When the nerve of a tooth, or the root canal, becomes infected it's not the end of your tooth's life. A successful root canal treatment can allow you to keep your tooth. Keeping your tooth can not only prevent your other teeth from drifting, causing jaw pain, but you can also avoid having to replace your tooth with an artificial one.
What is a Root Canal?
A root canal is a collection of blood vessels, nerves and connective tissue which help the root of your teeth grow during developmental stages. This collection is called the pulp; this layer lives as a third layer to your tooth, below the surface layer of enamel and secondary hard layer called dentin.
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Problems and symptoms can appear if your root canal is damaged or infected. Examples could include increased sensitivity and pain in the tooth or gums and ineffective chewing. Having a damaged and worn tooth also offers less protection to the teeth around it, putting them more at risk of damage from stains and excessive wear. Other symptoms of infected pulp can include visible swelling on the tooth and gums, sensitivity to temperature and sharp pain in the tooth.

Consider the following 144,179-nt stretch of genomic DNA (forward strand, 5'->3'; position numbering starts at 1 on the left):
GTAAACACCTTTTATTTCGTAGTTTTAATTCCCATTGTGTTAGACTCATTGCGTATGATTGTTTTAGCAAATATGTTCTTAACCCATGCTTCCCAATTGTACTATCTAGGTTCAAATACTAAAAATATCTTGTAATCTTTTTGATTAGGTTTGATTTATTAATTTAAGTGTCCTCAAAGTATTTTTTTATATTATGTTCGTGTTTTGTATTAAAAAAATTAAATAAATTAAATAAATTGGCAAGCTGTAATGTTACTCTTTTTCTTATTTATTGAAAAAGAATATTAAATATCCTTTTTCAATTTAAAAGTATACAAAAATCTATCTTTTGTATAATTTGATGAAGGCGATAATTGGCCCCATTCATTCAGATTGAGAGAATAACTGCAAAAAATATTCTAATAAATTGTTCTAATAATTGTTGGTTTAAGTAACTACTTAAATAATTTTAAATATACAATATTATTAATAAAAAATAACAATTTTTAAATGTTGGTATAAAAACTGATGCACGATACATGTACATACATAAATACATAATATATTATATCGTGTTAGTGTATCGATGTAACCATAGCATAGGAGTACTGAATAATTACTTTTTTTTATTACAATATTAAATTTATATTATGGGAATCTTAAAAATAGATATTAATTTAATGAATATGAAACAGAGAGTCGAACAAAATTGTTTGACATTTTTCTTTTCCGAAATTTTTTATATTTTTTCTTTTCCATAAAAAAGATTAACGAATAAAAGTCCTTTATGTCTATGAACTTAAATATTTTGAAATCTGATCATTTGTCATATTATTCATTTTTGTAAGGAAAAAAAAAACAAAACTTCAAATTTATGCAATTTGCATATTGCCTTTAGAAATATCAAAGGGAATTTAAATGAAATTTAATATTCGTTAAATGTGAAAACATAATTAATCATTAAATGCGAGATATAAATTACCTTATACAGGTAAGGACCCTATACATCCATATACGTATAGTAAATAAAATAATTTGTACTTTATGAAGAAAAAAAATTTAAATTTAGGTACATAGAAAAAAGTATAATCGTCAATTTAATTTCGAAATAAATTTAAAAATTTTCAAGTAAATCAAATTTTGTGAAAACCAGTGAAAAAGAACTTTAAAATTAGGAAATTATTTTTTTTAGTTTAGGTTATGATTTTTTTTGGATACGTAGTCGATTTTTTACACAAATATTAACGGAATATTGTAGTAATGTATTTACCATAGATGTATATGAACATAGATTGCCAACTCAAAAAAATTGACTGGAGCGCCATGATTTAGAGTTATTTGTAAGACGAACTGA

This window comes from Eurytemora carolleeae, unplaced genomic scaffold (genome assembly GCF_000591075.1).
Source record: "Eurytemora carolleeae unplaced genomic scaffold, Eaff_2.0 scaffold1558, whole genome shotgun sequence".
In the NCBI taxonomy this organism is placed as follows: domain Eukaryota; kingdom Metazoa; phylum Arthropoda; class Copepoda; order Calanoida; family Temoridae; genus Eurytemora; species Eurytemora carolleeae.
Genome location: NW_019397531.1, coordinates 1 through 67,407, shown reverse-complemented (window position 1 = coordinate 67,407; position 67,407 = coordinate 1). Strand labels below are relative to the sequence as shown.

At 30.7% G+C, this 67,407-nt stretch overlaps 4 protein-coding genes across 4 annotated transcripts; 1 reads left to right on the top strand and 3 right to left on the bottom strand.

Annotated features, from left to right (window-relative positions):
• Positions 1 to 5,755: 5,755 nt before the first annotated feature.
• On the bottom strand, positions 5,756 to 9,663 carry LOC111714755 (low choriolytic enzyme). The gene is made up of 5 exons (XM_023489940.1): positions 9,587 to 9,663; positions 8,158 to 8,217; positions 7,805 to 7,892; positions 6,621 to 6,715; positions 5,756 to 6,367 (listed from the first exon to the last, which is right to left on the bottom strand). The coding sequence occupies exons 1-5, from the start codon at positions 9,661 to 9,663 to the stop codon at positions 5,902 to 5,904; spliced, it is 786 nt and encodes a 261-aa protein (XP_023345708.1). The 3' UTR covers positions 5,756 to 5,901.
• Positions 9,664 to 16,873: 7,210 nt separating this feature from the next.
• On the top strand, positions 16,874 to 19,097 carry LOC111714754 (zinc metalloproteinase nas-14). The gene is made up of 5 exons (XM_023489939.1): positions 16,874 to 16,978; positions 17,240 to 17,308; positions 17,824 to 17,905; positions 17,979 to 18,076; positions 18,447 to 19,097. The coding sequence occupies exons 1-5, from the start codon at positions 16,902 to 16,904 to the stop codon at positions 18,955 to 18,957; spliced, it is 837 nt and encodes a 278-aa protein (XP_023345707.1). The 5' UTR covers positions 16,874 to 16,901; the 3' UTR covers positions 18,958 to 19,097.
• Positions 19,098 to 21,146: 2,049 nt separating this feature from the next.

If you experience any of these symptoms, your dentist may recommend root canal therapy to eliminate the infected pulp. Root canal therapy has saved many peoples' natural smiles, preventing the need to remove every infected tooth.
How is Root Canal Therapy Done?
During root canal therapy, your dentist will often give you a local anaesthetic to prevent pain during the procedure. A small barrier of rubber is usually packed around your tooth to protect it from bacteria in your saliva during the treatment.
Your dentist will then make an opening in the tooth to reach the root canal system and infected pulp. This opening is a small hole in the tooth that is usually not noticeable, and will be filled in later in the procedure. The pulp is removed and the root canal system is cleaned and enlarged, allowing it to fill in some space.
After the root canal has been cleaned, your dentist will fill and seal the canal, preventing further bacteria build-up. The final step to the procedure is sealing the opening in the tooth with either a temporary or a permanent filling.
After a root canal treatment is performed, your tooth must be restored to look, feel and work as it did before the procedure. If an endodontist performed your root canal treatment, they will fill the hole in the tooth with a temporary filling. They may also send you to a prosthodontist for a more thorough tooth restoration.